For the second time in 10 days, an Iraqi oil pipeline has been bombed in an apparent attempt by Iraqis to prevent the U.S. from exporting oil.
The pipeline links Iraq’s southern oil fields to Baghdad’s main oil refinery.
Sunday’s bombing near the town of Hit took place on the same day that a ceremony was held to mark the one millionth barrel of Iraqi oil that was exported to Turkey.
Officials said this week looting and sabotage at Iraq’s oil facilities have delayed the resumption of exports until now. And Reuters reports that it will take 18 months to restore production to pre-war levels.
A top U.S. general who oversaw troops in Vietnam, the first Gulf War and Bosnia told The Observer newspaper that the Pentagon failed "to prepare for the consequences of victory" in Iraq.
General William Nash said the US had "failed to understand the mindset and attitudes of the Iraqi people and the depth of hostility towards the US in much of the country."
As a result, Nash says, "we are now seeing the re-emergence of a reasonably organised military opposition–small scale, but it could escalate."
The Washington Post has revealed that while President Bush publicly said last October there was a link between Iraq and Al Qaeda, top secret intelligence reports circulating within the Administration at the time questioned any such link.
One still classified report, the National Intelligence Estimate on Iraq, represented the consensus of the U.S. intelligence community. The Post reports that it contained cautionary language about Iraq’s connections with al Qaeda. It also questioned the reliability of conflicting reports by Iraqi defectors and captured al Qaeda members.
But this cautionary report did not stop Bush in an Oct. 7 speech in Cincinnati from telling the country that Iraq posed an immediate threat because of its weapons of mass destruction and links to Al Qaeda. Four days later, Congress overwhelmingly endorsed a resolution granting the president authority to wage a preemptive war.
U.S. officials are investigating whether they killed former Iraqi President Saddam Hussein or his sons on Wednesday when U.S. forces targeted a three-vehicle convoy near or over the Syrian border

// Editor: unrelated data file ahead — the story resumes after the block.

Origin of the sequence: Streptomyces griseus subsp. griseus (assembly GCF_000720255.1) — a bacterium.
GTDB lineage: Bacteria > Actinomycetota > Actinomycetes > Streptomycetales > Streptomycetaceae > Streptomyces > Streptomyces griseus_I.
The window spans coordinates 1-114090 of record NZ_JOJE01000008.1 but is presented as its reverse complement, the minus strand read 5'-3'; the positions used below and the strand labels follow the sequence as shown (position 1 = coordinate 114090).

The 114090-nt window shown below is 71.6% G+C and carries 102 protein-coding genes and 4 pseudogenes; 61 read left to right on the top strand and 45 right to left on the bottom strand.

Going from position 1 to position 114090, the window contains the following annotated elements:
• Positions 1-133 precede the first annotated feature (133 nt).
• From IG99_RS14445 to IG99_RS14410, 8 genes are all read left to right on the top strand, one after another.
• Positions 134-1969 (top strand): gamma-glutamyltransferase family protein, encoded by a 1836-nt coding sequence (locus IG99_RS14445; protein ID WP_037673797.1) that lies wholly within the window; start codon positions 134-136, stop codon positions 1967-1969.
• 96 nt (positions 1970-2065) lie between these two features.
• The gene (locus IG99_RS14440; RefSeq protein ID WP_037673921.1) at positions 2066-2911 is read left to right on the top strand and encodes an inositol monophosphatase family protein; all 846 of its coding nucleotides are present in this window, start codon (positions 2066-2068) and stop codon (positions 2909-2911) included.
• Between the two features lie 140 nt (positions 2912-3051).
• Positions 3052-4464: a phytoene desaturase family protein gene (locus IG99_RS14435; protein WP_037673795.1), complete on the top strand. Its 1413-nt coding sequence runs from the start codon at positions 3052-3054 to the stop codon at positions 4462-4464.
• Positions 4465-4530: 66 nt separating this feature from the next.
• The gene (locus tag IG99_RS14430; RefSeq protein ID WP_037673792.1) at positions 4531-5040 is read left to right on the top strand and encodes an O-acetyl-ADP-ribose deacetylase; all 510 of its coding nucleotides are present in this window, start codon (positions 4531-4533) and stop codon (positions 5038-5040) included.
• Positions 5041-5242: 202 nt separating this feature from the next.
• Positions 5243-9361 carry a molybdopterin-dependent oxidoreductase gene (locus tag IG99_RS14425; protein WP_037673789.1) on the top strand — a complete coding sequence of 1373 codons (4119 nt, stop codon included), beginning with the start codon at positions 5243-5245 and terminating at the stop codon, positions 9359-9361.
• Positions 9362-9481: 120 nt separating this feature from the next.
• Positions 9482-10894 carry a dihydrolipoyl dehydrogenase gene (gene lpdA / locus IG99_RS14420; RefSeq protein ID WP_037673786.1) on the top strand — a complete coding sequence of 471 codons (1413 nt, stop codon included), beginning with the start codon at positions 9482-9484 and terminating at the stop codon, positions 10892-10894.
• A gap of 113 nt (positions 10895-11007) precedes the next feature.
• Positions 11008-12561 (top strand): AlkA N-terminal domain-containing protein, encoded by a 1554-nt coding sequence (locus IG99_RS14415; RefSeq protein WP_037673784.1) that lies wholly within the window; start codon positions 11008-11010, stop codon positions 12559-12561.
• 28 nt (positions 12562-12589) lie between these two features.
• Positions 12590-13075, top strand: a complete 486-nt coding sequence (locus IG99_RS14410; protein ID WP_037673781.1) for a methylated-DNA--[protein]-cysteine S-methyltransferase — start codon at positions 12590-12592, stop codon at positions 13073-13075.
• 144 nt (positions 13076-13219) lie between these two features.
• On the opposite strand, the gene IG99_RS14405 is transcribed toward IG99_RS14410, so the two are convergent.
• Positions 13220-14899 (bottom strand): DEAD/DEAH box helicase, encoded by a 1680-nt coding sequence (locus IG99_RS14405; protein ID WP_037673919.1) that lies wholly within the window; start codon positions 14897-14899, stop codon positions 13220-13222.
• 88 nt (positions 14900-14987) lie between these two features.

The Washington Post reports that DNA tests are being carried out but no evidence indicates Hussein was hit.
A Bush administration official told the Post that the attack actually occurred in Syria.
The Los Angeles Times is reporting that U.S. taxpayers will be forced to help cover the costs to send in peacekeeping troops to Iraq from Poland, Ukraine, Nicaragua, El Salvador, Honduras and the Dominican Republic. Last week the Pentagon proudly announced these countries volunteered to join the coalition in Iraq. But The Los Angeles Times reports that some critics now describe the new group of countries as the "coalition of the billing" since the U.S. is expected to spend some $250 million for their help.
Newsday is reporting that hundreds and possibly thousands of Iraqi civilians were killed or maimed because the U.S. used outdated and defective cluster bombs Iraq.
Israeli forces assassinated a top leader of Hamas, Abdullah Kawasme on Saturday. Israeli Prime Minister Gen. Ariel Sharon called the killing of Kawasme "successful and very important." But the U.S. criticized the targeted killing. Secretary of State Colin Powell said "I regret we had an incident that could be an impediment to progress."
Meanwhile the Associated Press reports that Sharon told his cabinet yesterday that Israel should quietly continue to build settlements, despite Israel’s acceptance of a U.S.-backed peace plan that requires a construction freeze.
In other news from the area, four members of the Palestinian group al-Aqsa Martyrs Brigades died in an explosion last night in northern Gaza. Palestinian sources said the men were planting a land mine when an Israeli tank fired a missile at them. Israeli sources say the Palestinian’s landmine exploded prematurely.
French police Sunday arrested farmer Jose Bove, a leading opponent to genetically modified food. Bove is to serve a 10-month sentence for the destruction of genetically modified rice in France.
The World Health Organization has declared Hong Kong to be Sars free 20 days after the last confirmed case of the disease was reported in the area. Almost 300 died from the disease in Hong Kong of Sars.
Under pressure from Washington, Belgium announced yesterday it would amend a law that has been used to charge U.S. officials including both the first and second President Bush and Vice President Dick Cheney with war crimes. The amended law would require that either the defendant or the victim be a Belgian citizen.
A wildfire in southern Arizona grew by about a third on Sunday. It is now covering 11,400 acres. Firefighters have only contained about 5 percent of the blaze. Dozens of homes have been destroyed.
A doctor in Florida has been sentenced to 12 1/2 years in prison for planning to attack a neighborhood Islamic cultural center. Robert Goldstein was charged with conspiracy to violate civil rights, attempting to damage religious property, and possession of unregistered firearms. An accomplice was sentenced to 41 months in jail.
Muslim groups protested what they viewed as a lenient sentence for the men, An official at the Council on American-Islamic Relations said, "Had the situation been reversed and it was a Muslim planning the attacks, we don’t know if we would ever see them again."
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